PRO: Sean Penn, Magnificent Ham
Sean Penn plays Mickey Cohen, the Jewish gangster who almost single-handedly ran organized crime in Los Angeles. His treachery is so severe and multifaceted that the gruff chief of police (Nick Nolte, even more snarly than ever) creates the so-called gangster squad, a brutal team of cops (played by Ryan Gosling, Josh Brolin, Michael Pena, Giovanni Rabisi, Anthony Mackie and, um, Robert Patrick), to go after Cohen directly. While the movie belongs to the titular squad, it's easily overrun by Penn's Cohen, who we watch box in slow motion as the movie begins, and who takes etiquette lessons from Emma Stone because he's trying to be "more sophisticated." At one point, disappointed with a lackey that had failed him, he hands the dude off to one of his lieutenants. "You know the drill," Penn growls, at which point the lieutenant takes out a drill and drills into the dude's skull. (You see, the drill was literal!) Penn is an actor we don't get to see enough of, and he absolutely relishes the part here, gleefully sailing over over-the-top and landing somewhere on the other side. He totally gets the tone and feel of the movie and has a blast.
CON: It's About As "Based On A True Story" as "Spider-Man" Is
There are two title cards at the beginning of "Gangster Squad" -- one says the movie's name and the other says, "Based on a True Story." The only problem is that the movie seems to have only a cursory connection to events that actually happened. Everything about "Gangster Squad" is heightened and exaggerated, at times resembling everything from a "Hardy Boys" novel to the super-glossy films of divisive post-millennial auteur Zach Snyder (or maybe a hyper-violent remake of "Dick Tracy"). It's also clearly Warner Bros. trying to revitalize its own classic gangster genre (made immortal by things like "Public Enemy"). The movie's super-heroics fit the story regardless of historical authenticity (and the film's screenwriter, Will Beall, was recently hired to write the "Justice League" movie), but if you're looking for something rooted in real life, Daniel Day-Lewis is probably still wearing a silly hat a few screens down.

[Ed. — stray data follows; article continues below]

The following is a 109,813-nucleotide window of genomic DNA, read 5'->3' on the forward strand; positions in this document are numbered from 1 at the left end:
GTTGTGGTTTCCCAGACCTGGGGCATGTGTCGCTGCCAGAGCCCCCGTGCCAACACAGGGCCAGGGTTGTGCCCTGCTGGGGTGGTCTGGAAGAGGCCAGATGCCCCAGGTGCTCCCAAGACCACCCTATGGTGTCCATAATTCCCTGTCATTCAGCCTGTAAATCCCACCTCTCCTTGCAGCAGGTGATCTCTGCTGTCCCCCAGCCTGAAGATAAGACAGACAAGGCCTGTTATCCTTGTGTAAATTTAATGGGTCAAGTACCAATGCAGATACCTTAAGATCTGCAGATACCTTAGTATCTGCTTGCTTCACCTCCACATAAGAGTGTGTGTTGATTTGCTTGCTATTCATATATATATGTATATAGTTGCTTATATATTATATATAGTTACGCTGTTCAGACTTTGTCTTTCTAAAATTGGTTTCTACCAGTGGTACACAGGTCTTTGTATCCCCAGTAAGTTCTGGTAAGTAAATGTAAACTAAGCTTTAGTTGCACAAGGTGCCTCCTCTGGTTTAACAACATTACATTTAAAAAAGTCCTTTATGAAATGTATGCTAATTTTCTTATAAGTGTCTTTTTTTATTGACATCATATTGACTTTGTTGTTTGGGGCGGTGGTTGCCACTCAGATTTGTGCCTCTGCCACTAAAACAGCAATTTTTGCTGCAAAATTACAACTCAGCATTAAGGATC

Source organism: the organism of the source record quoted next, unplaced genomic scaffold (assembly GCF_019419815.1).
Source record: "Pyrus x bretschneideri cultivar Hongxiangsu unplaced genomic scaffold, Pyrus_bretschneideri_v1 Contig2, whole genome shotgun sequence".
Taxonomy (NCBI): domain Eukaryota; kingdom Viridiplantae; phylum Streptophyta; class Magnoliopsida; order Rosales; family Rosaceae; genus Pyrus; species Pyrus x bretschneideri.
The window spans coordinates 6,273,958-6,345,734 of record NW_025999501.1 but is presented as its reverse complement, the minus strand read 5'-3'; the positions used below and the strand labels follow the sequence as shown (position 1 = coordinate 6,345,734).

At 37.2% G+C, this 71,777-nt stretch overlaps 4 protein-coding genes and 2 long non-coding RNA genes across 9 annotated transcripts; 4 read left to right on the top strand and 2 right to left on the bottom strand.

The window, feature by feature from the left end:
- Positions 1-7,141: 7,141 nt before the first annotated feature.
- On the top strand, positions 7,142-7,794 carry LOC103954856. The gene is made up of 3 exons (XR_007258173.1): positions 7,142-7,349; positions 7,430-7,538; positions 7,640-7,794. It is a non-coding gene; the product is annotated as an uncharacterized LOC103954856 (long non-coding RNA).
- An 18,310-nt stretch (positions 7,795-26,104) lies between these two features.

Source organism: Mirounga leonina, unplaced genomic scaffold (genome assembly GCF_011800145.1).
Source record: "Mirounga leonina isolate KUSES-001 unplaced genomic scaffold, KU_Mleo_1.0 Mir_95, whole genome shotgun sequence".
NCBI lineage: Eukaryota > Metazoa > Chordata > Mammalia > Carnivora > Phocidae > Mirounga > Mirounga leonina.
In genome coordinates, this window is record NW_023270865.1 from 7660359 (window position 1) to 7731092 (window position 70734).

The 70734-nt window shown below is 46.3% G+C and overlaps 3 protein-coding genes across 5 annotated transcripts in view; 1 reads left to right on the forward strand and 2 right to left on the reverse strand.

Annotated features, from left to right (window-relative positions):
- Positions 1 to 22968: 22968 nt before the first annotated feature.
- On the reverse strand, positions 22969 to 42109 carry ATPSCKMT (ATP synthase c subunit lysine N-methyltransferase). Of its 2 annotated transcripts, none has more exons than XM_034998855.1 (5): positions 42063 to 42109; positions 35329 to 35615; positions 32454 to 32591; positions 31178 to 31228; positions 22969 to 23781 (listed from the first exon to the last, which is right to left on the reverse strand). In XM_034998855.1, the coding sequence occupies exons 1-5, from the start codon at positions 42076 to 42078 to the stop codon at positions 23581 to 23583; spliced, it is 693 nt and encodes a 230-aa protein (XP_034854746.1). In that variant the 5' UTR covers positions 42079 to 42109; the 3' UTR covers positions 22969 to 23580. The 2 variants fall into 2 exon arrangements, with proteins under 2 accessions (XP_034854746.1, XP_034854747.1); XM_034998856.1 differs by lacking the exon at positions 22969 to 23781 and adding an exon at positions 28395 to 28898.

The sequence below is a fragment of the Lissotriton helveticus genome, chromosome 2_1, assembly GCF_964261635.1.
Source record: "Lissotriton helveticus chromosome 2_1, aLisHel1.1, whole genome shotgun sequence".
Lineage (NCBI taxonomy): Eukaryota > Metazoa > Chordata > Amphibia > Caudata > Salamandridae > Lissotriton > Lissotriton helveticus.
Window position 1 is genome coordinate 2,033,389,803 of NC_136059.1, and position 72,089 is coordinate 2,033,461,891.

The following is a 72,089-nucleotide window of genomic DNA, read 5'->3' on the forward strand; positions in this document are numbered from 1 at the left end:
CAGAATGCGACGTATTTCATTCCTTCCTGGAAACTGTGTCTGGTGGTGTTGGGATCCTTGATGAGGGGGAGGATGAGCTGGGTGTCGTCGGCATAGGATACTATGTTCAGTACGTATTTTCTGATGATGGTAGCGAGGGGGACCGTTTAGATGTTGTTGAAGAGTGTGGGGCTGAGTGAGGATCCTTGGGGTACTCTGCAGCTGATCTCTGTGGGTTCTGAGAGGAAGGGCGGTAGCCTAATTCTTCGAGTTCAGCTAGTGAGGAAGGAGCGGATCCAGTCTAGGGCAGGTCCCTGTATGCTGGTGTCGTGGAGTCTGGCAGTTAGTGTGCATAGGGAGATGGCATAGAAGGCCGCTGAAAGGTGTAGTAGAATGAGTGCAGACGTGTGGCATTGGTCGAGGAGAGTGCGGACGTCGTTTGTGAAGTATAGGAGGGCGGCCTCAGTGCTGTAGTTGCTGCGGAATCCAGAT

PRO: The Ryan Gosling Charm Factory Continues Unabated
Ryan Gosling's mystifying accent (he was born in Canada but occasionally sounds like he grew up in the Bronx, something that he blames from watching too many Robert De Niro movies) continues to baffle, and here he's softened it from the low-octane grumble it was in "Drive” to an almost hushed breathiness. It kind of weirds you out for the first few minutes, but then you give up trying to be anything but hopelessly charmed. Gosling is a rocket-fueled charisma generator, able to safely power most major American cities. As the lovable rogue in a movie filled with them (hello, Robert Patrick!), he wears the suit better than anyone else and gets some of the movies best lines (hello, "tomato!"). Any movie that Gosling is in is instantly more enjoyable. More, please.